Friday, 17 October 2014

TRY THIS - Costume Flights of Fancy


My friend Monica gave me this little bird. I admired it in a 2nd-hand shop in NYC and while my head was turned, probably looking at bangles, she quietly bought him. He's costume jewelry by Monet - making him a sought after species. Costume once thought of as junk jewelry or fake, is often made with the same craftsmanship and technique as fine jewelry. Monet was launched by 2 brothers in 1937. Their early collections were influenced by both Coco Chanel and Elsa Schiaparelli, famed designers who both expected to be copied. By the 80s Monet was manufacturing for Yves Saint Laurent, probably the only jewelry maker able to meet the high-end designer's strict requirements. In 1995, Monet began manufacturing costume baubles for Christian Lacroix. This wee bird is not especially old, yet, but he is marked 'Monet' on the back and came to me under lovely circumstances. I'll wear him on a capped-sleeve black cashmere jumper (Oxfam) paired with a sheer black accordion pleat LK Bennett skirt (Fara) and COS black heels (RSPCA, yesterday's post) - with NAVY tights. I'm loving Navy + Black styling and this little birdie will get the look off the ground for me. 

Thursday, 16 October 2014

FOUND - Stone Cold Black Gold


I found these black COS heels at the RSPCA charity shop in Ealing. How often do I hear doubtful hunters remark "yeah but you can't find current fashions in charity shops" or "you never find the stuff you really need." Don't these covet-able courts crush those old chestnuts? COS, Collection of Style, is a Swedish brand founded in 2007. Simple, striking, superior design is what it brings to the British High Street. Who doesn't need black heels? And these were hardly worn.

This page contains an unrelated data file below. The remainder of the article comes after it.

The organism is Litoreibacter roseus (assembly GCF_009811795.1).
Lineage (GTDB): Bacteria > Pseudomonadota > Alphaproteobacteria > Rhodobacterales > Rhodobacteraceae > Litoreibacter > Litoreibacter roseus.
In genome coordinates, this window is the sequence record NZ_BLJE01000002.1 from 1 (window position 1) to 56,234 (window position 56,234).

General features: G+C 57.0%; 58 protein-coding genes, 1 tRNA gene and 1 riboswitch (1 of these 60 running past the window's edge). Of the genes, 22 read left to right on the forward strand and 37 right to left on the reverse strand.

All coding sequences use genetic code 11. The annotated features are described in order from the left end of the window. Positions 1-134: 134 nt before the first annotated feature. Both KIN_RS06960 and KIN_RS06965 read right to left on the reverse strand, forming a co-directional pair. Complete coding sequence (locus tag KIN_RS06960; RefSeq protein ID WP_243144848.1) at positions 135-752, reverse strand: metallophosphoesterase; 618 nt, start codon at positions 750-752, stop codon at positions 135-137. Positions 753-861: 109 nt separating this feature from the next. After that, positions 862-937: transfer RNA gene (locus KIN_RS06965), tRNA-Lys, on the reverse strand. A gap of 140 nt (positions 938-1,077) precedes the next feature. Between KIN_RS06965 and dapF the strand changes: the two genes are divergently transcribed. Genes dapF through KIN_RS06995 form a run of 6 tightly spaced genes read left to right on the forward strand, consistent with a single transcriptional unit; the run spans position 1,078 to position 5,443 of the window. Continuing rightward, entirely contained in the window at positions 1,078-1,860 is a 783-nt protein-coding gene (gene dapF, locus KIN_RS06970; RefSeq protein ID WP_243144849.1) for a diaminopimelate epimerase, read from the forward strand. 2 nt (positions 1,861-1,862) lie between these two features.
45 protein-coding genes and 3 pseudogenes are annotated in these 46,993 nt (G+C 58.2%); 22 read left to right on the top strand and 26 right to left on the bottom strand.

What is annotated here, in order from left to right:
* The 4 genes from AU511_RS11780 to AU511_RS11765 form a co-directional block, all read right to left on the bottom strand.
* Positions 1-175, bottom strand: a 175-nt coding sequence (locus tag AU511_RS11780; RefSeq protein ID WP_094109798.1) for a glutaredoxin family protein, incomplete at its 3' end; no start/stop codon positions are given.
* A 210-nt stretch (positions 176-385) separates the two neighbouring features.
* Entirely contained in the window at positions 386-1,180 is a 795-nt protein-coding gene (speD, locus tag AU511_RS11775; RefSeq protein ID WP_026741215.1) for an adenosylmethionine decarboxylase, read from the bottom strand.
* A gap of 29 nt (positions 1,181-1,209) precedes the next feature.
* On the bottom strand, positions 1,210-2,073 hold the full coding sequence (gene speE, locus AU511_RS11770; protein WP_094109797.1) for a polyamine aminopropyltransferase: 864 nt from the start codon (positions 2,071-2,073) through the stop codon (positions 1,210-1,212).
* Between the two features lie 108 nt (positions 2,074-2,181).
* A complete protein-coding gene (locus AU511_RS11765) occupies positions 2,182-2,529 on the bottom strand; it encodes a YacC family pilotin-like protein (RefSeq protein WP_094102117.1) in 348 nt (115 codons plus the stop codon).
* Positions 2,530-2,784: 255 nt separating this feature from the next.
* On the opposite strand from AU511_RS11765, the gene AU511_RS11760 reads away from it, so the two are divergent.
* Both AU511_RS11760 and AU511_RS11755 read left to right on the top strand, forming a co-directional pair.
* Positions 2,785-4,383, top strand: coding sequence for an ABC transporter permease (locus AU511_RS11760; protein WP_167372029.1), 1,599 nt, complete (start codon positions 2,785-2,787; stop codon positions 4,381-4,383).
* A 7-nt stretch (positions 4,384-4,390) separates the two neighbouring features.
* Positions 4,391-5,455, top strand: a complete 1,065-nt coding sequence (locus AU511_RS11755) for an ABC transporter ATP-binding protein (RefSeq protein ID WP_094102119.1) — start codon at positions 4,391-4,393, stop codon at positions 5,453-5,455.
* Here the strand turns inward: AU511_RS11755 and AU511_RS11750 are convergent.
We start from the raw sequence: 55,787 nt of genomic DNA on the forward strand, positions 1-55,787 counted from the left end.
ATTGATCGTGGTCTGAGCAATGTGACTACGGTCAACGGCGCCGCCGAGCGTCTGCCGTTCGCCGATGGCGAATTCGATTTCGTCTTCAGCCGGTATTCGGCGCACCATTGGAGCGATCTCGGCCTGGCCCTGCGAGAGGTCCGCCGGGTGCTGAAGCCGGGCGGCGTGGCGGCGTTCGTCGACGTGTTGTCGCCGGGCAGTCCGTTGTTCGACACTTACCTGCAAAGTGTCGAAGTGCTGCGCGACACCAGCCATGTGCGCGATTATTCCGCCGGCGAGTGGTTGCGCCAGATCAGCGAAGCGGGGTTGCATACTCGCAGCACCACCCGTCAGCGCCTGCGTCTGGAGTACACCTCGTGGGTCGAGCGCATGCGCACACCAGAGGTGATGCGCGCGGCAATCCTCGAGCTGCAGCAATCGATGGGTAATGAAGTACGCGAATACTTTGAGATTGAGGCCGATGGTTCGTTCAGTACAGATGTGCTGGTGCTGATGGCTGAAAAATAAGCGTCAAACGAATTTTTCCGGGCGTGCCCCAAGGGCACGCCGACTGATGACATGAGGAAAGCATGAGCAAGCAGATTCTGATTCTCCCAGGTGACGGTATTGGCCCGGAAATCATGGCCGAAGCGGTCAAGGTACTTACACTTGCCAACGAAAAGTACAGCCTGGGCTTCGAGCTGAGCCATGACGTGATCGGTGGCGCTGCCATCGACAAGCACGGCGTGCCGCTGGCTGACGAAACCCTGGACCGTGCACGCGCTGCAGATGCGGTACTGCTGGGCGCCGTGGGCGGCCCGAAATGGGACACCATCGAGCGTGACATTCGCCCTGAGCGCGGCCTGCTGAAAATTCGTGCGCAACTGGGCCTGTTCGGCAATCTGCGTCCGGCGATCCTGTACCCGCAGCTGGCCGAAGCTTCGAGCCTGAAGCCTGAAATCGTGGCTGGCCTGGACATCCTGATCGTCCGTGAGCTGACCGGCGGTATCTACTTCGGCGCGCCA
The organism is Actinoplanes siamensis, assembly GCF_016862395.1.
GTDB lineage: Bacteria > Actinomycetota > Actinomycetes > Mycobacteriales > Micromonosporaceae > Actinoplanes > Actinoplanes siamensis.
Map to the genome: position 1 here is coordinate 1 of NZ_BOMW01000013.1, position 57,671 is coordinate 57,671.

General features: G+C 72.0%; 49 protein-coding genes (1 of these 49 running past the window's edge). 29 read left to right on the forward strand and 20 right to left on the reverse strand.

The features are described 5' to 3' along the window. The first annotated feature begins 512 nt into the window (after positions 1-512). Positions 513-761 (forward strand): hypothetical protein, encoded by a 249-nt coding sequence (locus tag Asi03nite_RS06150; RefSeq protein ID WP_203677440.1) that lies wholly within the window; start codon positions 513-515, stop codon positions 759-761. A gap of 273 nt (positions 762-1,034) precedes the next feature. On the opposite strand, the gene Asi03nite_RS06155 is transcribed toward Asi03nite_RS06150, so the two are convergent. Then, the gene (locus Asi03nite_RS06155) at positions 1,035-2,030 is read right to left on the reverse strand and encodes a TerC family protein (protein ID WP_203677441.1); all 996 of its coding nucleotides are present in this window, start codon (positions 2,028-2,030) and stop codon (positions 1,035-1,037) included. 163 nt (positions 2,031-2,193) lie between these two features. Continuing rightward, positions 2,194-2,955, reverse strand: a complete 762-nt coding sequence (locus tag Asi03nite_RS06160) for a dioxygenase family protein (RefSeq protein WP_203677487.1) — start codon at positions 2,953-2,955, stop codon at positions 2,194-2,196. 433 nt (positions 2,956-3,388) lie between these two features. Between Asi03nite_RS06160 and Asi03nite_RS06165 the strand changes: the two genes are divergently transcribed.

Even though you're wearin' them citified heels, I can tell by your giant steps, 
you been walkin' through the cotton fields - 
                                        The Rolling Stones

A quickie inventory of my wardrobe reveals Reiss, Cacharel, Jigsaw, Boden, LK Bennett, Hobbs, not to mention Mulberry, Churches and Bally. All FOUND lightly used in charity shops. The trick is looking often, which needn't take ages. Lunch hour, Saturday morning, day off, while on holiday. The more you do it, the quicker you'll get at it. You might even consider volunteering at a local charity shop. And make sure you buy it when you find it. Don't hesitate if the item (and the price) is right. These trendy high street heels were only £8.